It should be stressed that the present paper's strategy of employing the size (number of areas inside the cluster) as the criterion to compare the most likely clusters is still subject to bias due to the heterogeneous population distribution. A solution for this problem should be the use of both variables, size and population, which would be very expensive, as discussed before.

The proposed method is more useful when the computed p-value using the classical inference is close to the α significance level, otherwise there will be no change in the decision process. In this situation, it is recommended that the data-driven inference should be performed, especially when the observed most likely cluster has relatively large size.

Numerical experiments were also performed using the data-driven inference for space-time cluster detection, considering not only the number of areas inside the cluster, but also the length of the time interval of the cylinders [10]. Preliminary results suggest that the differences in the critical values are even more pronounced than in the purely spatial setting.

The data-driven inference could be applied to case/controls point data set clusters, taking into account the number of cases and the population inside the clusters. There are three options to consider for the data-driven inference in this type of dataset, namely those based on the number of cases, population, or both. When based on the number of cases, provided that the number of cases is small, the data-driven inference follows the same lines of the present paper. Otherwise, when the number of cases is large or when the data-driven inference is based on the population, some kind of interpolation scheme should be used.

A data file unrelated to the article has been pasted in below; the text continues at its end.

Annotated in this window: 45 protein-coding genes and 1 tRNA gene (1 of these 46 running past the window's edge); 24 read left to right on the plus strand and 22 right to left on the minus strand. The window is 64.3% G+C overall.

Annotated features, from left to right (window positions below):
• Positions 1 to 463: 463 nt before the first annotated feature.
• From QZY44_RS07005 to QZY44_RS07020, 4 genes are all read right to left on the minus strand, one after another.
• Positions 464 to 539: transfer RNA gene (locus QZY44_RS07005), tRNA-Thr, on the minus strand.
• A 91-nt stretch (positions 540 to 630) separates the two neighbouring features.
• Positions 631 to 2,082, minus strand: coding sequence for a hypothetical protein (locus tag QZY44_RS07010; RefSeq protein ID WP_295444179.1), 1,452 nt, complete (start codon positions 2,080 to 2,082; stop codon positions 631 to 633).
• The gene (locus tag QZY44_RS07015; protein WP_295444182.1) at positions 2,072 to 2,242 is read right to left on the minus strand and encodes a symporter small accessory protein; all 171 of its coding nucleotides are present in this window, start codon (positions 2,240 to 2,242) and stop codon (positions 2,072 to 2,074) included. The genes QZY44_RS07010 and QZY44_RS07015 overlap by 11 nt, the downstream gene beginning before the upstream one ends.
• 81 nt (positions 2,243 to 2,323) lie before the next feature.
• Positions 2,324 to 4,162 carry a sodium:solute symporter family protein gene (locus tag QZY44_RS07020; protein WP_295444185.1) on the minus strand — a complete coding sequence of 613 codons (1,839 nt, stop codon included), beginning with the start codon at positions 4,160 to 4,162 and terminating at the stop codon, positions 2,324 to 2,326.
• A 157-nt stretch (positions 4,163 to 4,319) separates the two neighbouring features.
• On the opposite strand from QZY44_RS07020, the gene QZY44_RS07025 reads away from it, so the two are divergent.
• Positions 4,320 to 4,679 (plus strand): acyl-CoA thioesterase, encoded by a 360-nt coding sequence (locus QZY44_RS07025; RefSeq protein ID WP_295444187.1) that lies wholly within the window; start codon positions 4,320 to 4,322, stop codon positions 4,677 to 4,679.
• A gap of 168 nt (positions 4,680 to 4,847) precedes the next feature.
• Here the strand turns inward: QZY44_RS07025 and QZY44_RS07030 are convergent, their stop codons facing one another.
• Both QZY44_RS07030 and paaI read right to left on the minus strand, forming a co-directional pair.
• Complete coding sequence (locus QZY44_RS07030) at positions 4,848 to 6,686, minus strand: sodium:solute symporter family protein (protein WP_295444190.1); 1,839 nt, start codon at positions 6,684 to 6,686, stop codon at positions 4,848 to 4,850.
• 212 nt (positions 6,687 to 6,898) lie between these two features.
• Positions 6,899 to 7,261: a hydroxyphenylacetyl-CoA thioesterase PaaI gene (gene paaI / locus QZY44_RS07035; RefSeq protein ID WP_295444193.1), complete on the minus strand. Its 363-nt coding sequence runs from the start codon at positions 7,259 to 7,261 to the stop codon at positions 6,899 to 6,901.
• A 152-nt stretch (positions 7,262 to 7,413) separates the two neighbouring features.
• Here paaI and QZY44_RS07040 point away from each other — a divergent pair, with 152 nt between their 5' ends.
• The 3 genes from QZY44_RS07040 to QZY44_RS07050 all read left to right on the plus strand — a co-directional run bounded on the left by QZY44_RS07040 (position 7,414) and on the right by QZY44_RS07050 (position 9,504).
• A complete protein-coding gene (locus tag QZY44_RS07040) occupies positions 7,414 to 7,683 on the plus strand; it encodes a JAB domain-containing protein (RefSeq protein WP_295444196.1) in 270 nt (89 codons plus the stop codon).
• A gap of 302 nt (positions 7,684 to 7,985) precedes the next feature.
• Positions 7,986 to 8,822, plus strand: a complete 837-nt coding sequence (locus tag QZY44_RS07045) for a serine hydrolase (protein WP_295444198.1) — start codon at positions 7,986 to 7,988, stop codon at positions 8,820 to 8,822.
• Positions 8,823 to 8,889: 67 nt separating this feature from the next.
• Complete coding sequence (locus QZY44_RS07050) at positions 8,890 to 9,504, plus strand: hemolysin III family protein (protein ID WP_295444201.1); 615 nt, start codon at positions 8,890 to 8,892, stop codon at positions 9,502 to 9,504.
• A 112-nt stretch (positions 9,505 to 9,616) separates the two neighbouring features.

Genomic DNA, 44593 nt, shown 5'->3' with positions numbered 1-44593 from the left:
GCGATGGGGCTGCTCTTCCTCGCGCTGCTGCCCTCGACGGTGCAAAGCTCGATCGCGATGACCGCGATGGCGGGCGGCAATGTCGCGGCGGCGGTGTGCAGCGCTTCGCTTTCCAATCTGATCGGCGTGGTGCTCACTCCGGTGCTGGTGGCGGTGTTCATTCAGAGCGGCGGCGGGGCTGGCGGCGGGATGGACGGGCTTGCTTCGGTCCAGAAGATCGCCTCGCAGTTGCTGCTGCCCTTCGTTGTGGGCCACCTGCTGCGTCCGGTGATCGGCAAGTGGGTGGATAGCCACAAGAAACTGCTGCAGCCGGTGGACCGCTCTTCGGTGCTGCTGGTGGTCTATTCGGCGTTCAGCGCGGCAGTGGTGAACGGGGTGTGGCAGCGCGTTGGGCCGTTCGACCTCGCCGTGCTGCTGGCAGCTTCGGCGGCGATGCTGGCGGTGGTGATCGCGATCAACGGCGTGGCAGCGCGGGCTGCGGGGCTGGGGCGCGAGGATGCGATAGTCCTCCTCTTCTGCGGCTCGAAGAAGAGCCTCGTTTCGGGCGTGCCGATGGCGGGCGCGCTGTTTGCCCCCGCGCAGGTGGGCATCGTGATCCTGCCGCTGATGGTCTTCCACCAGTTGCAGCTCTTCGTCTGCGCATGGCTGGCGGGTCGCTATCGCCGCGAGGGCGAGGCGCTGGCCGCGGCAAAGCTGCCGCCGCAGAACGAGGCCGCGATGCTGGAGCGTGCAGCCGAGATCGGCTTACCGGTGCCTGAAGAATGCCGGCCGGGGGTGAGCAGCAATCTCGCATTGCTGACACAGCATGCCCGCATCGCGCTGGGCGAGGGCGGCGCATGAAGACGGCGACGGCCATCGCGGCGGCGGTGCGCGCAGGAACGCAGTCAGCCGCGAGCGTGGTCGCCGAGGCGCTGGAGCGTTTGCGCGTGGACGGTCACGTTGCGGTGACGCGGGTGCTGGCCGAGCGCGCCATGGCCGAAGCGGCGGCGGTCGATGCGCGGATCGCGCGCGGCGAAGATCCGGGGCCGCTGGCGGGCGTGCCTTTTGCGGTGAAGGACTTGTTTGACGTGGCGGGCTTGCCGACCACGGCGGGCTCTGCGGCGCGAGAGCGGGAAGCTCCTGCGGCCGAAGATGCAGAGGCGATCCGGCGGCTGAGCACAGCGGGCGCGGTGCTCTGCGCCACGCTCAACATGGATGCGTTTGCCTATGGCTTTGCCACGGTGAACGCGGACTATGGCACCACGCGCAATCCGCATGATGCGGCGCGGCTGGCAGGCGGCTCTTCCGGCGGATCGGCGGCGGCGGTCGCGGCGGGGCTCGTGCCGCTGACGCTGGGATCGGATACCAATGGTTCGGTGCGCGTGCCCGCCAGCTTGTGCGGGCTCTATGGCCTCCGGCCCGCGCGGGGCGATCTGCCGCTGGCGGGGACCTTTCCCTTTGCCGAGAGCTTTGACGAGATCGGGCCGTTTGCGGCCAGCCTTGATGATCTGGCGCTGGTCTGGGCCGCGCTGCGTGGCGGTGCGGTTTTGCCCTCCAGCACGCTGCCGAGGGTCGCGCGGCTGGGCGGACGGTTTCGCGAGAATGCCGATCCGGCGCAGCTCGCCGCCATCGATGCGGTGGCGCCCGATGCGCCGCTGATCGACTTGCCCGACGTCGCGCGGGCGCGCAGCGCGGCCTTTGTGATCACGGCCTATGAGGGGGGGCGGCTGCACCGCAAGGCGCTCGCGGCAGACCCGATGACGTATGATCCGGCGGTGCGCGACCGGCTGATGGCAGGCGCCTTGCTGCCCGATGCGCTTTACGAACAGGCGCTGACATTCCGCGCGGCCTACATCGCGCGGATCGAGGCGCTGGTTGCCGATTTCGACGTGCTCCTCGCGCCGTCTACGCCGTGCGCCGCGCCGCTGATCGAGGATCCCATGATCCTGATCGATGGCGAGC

Another extension should consider irregularly shaped clusters [11] instead of circular clusters. These ideas will be discussed in a future work.

Declarations

Acknowledgements

We thank the editor and four reviewers for their thoughtful comments. We are grateful to Martin Kulldorff for his comments. The authors acknowledge the support of the Brazilian agencies Capes, CNPq and Fapemig.

Authors’ Affiliations

(1)
Campus Alto Paraopeba, Universidade Federal de São João del Rei
(2)
Department of Mathematics, Universidade Federal de Ouro Preto
(3)
Department of Statistics, Universidade Federal de Minas Gerais,Campus Pampulha
(4)
Department of Mathematics, Universidade Federal de Minas Gerais,Campus Pampulha
(5)
Graduate Program in Electrical Engineering, Universidade Federal de Minas Gerais,Campus Pampulha

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Copyright

© Almeida et al; licensee BioMed Central Ltd. 2011

This article is published under license to BioMed Central Ltd. This is an Open Access article distributed under the terms of the Creative Commons Attribution License (http://creativecommons.org/licenses/by/2.0), which permits unrestricted use, distribution, and reproduction in any medium, provided the original work is properly cited.